She make s a big point of asking her kids' permission before posting about them, and whenever her blog includes a photo of one of the children, she's careful to label it as "used with child's permission, as always." I understand her thinking on this subject - she wants her daughters to have a say in what information about them is posted in a public place, and specifically she wants her 10-year-old autistic daughter to get in the habit of advocating for herself - but something about this feels a little self-serving to me.
I can and must speak for my own child: he is a minor. In the United States we do not allow children to sign contracts because we do not consider them capable of understanding whatever it is they are agreeing to. We usually try young criminals in juvenile court because we agree that kids are incapable of fully understanding the consequences of their actions before reaching the age of majority. The human brain continues to mature into one's early 20s, but for most purposes we turn over the life-keys at 18.
My 8-year-old still believes the Tooth Fairy is real and finds it absurd that I won't let him live on cheese and pancakes alone. Even if he were neurotypical, I would not presume him capable of understanding the potential consequences of sharing a photo of himself on the internet.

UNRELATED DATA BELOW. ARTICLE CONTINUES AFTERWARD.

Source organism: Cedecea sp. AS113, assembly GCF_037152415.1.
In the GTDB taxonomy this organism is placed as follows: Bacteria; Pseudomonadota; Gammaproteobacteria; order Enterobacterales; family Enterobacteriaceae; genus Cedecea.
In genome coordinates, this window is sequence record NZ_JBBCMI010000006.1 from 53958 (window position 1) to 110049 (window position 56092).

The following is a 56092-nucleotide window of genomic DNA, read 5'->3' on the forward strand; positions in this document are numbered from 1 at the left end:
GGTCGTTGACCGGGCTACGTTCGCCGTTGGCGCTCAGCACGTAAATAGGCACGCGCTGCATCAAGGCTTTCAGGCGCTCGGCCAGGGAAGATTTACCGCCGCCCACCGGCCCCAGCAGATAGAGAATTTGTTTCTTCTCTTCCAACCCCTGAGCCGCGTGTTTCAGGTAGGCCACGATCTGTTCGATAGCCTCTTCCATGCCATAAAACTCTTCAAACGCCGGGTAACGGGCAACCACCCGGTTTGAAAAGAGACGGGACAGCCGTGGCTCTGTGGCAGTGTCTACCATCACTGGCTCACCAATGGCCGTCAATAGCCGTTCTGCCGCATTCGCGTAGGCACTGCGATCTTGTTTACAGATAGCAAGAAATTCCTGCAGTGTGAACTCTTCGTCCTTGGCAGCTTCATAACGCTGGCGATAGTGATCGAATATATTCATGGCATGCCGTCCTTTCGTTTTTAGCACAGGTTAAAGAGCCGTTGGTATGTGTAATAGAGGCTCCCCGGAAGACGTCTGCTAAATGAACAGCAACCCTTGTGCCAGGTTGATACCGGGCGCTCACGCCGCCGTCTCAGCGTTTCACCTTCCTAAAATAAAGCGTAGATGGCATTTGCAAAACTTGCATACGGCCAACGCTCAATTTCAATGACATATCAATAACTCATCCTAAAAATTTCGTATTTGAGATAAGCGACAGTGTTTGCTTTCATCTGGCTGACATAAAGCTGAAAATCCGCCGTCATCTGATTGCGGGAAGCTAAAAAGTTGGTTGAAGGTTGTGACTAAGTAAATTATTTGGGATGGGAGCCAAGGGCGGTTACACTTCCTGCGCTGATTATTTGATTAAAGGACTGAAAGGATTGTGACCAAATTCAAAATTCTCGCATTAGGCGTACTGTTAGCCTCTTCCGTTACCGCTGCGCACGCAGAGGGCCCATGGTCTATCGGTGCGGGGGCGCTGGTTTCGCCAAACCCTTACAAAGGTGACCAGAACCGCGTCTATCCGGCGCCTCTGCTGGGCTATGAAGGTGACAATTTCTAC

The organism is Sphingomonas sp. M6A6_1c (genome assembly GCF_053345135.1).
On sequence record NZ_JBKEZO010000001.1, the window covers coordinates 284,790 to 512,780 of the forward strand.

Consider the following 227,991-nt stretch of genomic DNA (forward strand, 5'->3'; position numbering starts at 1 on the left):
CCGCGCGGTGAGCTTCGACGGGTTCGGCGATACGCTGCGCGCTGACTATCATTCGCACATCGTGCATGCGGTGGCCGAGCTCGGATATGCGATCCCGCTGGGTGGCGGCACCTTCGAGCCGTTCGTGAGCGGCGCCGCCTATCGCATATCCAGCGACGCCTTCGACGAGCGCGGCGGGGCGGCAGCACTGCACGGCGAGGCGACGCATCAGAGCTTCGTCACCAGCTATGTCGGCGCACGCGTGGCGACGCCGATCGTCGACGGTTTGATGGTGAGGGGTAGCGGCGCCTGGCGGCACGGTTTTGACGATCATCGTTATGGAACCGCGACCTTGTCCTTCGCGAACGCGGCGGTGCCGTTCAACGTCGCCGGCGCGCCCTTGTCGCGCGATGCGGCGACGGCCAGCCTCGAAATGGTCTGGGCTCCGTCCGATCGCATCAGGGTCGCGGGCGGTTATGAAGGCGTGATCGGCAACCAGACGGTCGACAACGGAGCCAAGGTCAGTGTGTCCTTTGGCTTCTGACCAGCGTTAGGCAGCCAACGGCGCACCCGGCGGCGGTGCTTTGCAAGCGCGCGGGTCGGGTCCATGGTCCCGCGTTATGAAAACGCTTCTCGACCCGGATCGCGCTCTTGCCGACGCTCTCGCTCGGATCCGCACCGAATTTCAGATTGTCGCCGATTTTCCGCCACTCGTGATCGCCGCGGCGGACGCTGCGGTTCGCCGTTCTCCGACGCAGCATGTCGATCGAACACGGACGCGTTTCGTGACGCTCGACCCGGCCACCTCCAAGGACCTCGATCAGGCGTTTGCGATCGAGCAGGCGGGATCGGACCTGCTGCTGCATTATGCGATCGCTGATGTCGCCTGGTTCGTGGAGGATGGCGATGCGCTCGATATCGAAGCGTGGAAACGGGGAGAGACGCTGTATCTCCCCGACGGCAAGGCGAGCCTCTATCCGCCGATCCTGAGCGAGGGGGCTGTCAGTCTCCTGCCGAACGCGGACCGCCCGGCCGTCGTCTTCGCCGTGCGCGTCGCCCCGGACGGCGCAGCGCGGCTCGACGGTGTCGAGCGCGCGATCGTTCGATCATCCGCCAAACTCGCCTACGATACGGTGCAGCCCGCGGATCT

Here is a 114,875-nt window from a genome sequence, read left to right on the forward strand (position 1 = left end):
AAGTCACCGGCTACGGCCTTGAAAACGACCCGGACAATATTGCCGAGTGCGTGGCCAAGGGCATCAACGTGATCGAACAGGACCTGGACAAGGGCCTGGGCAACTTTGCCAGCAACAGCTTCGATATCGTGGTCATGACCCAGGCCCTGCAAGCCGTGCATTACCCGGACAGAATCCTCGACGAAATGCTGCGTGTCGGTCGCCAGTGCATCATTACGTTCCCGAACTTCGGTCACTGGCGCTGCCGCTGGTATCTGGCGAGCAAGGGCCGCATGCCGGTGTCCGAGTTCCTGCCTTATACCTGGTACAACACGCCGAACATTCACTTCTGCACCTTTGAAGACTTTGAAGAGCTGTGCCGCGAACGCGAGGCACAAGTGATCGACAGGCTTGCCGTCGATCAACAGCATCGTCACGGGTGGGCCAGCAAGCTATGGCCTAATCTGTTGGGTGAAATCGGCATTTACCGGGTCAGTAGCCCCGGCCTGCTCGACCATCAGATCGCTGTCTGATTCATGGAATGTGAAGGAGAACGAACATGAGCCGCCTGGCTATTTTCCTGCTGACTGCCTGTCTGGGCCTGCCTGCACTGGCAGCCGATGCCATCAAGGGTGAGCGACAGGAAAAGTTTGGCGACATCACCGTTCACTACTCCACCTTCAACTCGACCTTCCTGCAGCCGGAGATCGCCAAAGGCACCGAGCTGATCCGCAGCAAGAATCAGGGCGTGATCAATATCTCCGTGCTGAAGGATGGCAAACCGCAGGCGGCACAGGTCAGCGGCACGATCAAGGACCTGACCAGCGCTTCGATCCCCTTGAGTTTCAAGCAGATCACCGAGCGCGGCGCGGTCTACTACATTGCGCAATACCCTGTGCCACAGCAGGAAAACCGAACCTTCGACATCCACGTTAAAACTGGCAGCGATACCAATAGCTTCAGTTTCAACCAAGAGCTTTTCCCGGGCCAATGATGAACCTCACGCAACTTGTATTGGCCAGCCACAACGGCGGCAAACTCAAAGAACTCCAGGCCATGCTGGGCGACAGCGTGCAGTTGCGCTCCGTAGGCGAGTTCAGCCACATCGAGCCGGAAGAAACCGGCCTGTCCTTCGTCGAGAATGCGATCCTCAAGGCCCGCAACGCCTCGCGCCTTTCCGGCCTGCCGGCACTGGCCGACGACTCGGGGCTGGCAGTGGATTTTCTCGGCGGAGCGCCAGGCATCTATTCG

I'm sure Jess has only the best of intentions, but I think she's fooling herself if she thinks her 10-year-old's consent is informed, reasoned, and meaningful.
So what's the alternative? As I've said before, my current tactic leans toward greater self-censorship. Now that Ryan has friends who can read (An aside: he has friends!!! How freaking great is that?), before I post something to this blog, I try to imagine how I would feel if I were a kid and my friends read it. Growing up is tough enough without your stupid mom embarrassing you. Consequently, there are lots of things I end up not sharing here, much to my disappointment (oh, the stories you're missing...). This is also why posts have become fewer and farther between in recent months. I've thought about password-protecting posts or giving the boy a pseudonym, but kids are smart enough to get past stuff like that.
|Ryan with the Valentine he made for his best friend. Shared because he seemed pretty proud of it, and because I don't think he'll be embarrassed about it, as always.|